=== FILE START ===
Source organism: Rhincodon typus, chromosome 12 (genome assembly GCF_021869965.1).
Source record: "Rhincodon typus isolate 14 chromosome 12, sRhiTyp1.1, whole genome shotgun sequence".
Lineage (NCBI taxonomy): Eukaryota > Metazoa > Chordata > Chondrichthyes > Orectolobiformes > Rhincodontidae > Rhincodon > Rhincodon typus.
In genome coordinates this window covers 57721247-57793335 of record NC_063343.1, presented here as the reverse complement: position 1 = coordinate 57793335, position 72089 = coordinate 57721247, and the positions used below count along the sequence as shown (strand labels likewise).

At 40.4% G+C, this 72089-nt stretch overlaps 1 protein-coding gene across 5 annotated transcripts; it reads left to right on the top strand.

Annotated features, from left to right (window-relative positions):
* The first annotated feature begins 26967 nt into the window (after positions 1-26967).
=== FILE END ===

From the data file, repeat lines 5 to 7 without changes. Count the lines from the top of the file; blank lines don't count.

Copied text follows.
At 40.4% G+C, this 72089-nt stretch overlaps 1 protein-coding gene across 5 annotated transcripts; it reads left to right on the top strand.

Annotated features, from left to right (window-relative positions):
* The first annotated feature begins 26967 nt into the window (after positions 1-26967).